The event at the Armidale Aboriginal Community Gardens exhibited of a series of portraits of local Aboriginal Matriarchs by local Anaiwan woman, Gabi Briggs, honouring matriarchs who played important roles within their families, clans and wider community. The images were fantastic - bold and strong - and there were lovely people to meet, speeches and a dance performance from a young woman, but I was pretty whacked after a day of trying to hear, & I knew once the sun fell I wouldn’t hear anything as I wouldn’t be able to lipread, so I had to cut my time short & head home.
Day 2 began with a keynote from Gomeroi lawyer & poet Alison Whittaker which absolutely knocked my socks off. She described the consumption of her poems at events such as the Sydney Writers Festival (where attendees touched her on the arm for being ‘brave’) alongside the injustice of deaths in custody (out of 150 referrals relating to deaths in custody, only 11 were referred for investigation, 5 went to court, 1 was convicted & then was acquitted) and asked us: where do we locate justice-seeking literature when it doesn’t locate justice? She also called for a focus on black joy, particularly given how white people absorb & adjust (to the point of ignorance) to black suffering.
The next session I attended was a panel of writers from the University of Wollongong; Joshua Lobb, who’s just released a book, The Flight of Birds, Catherine McKinnon, who published the acclaimed Storyland, and Sue Ballard, a New Zealand curator & writer. Their process was collaborative – they had written the pieces they read out together – which to me, as a writer who works predominantly on her own, was fascinating. Their writing, which was on things nuclear, was also very good.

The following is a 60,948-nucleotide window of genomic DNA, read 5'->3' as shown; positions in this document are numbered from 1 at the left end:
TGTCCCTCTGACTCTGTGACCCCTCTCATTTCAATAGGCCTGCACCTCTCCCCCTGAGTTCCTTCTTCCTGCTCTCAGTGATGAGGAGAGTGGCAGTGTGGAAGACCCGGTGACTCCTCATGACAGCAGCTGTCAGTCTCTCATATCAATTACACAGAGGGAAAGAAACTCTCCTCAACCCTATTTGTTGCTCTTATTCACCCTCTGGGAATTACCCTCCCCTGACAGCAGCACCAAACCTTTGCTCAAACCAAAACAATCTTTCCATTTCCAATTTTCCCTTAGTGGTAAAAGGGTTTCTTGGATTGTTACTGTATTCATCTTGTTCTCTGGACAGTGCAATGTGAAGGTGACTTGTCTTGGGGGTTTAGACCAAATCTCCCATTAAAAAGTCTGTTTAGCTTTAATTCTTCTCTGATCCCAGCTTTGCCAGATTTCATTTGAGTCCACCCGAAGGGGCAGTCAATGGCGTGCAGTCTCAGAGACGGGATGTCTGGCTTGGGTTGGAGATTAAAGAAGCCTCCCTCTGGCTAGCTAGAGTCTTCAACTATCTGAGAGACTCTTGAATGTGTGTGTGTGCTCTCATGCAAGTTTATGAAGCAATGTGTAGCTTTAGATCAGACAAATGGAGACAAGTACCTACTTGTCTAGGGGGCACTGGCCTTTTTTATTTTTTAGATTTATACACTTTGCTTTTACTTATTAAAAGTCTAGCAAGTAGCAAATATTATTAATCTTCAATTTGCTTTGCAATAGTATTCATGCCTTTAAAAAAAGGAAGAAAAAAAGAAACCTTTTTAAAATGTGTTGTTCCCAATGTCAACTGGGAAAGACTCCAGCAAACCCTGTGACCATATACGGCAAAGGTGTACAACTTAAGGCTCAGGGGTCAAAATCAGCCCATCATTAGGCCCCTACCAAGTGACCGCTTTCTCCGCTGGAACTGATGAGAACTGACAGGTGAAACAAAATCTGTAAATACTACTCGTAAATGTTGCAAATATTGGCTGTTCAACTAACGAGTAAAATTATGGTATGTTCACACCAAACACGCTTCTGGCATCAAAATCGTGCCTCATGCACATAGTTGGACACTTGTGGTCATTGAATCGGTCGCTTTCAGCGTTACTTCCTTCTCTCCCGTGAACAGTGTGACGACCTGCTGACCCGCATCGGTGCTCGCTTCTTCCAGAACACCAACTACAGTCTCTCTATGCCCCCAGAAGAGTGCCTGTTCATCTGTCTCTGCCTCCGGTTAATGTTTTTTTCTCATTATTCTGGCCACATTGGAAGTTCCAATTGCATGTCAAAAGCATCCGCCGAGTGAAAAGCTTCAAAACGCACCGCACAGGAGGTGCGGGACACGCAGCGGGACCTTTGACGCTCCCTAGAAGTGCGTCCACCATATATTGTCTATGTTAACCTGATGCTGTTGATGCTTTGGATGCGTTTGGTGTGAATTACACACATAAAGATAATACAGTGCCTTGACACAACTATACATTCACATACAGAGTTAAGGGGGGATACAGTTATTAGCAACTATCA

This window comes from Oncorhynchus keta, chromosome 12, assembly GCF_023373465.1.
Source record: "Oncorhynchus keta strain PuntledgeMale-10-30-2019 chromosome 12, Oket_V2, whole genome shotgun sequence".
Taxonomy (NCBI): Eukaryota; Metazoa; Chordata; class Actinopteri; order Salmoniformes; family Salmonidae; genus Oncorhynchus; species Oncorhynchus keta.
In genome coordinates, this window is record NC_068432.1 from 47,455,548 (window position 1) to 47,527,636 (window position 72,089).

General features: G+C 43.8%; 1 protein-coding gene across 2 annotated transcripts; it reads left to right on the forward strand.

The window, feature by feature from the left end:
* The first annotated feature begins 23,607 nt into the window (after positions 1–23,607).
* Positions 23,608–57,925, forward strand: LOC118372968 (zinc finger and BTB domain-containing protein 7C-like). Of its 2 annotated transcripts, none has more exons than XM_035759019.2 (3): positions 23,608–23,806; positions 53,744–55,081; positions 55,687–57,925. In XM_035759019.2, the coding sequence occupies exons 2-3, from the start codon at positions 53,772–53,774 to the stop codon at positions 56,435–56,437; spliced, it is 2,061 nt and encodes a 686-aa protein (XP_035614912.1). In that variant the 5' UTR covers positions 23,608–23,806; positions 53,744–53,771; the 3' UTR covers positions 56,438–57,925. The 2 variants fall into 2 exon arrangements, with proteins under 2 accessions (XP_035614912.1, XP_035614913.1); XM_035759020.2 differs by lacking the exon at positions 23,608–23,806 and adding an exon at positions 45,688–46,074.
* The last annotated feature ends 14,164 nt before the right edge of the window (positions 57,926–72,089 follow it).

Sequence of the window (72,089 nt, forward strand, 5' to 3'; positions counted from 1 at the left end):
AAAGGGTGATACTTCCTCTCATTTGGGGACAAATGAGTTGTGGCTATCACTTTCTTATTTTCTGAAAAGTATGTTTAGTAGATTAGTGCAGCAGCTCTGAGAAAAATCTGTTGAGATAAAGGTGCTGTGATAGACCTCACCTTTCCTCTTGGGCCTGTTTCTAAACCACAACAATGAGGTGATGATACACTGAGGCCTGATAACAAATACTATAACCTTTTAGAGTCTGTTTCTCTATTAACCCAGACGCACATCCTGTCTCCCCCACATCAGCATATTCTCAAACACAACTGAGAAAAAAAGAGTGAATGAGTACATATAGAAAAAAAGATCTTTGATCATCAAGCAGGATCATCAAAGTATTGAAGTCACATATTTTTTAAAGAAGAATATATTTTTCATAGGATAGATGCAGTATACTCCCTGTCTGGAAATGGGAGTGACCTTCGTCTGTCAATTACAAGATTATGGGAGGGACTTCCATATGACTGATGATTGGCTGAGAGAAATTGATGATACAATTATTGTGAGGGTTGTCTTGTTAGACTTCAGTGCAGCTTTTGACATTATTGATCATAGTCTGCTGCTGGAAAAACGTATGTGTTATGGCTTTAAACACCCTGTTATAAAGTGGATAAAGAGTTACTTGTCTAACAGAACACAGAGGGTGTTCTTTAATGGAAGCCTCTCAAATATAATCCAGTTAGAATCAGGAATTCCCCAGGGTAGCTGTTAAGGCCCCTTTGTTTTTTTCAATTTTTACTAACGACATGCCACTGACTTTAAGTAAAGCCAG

As it was Valentine’s Day, at lunchtime I bustled off with some other folk to declare love to a gum tree. A scientist met us near said tree and told us how last year 70 trees were removed & chipped because management were worried about them dropping branches onto people, but after some protests & a campaign they stopped chopping them down. However nearly 400 trees are listed for removal in the future. The scientist read his paean to the tree, then leapt over the ground and hugged the trunk.
Due to tree poems, I missed a bit of the next panel, but listened to poet Kate Middleton’s musings on the ghosts of people who had been exiled because of leprosy. In the next suite of papers, Alexis Harley discussed mycelium & fungal narratives, & described how if logs with fungi spores are bashed a bit, fungi sprouts more than it otherwise would (which I thought was a perfect metaphor for the stressed out, precariously placed, and brutally productive 21st C academic), much to gourmands’ delight; Emily O’Gorman presented her research on Indigenous women who weave sedges & rushes from three particular wetlands in the Murray-Darling basin, & illuminated their ongoing connection to Country; and Kate Judith presented on storying with mangroves. The writing of those three papers wended in and out of their ecosystems in lovely ways.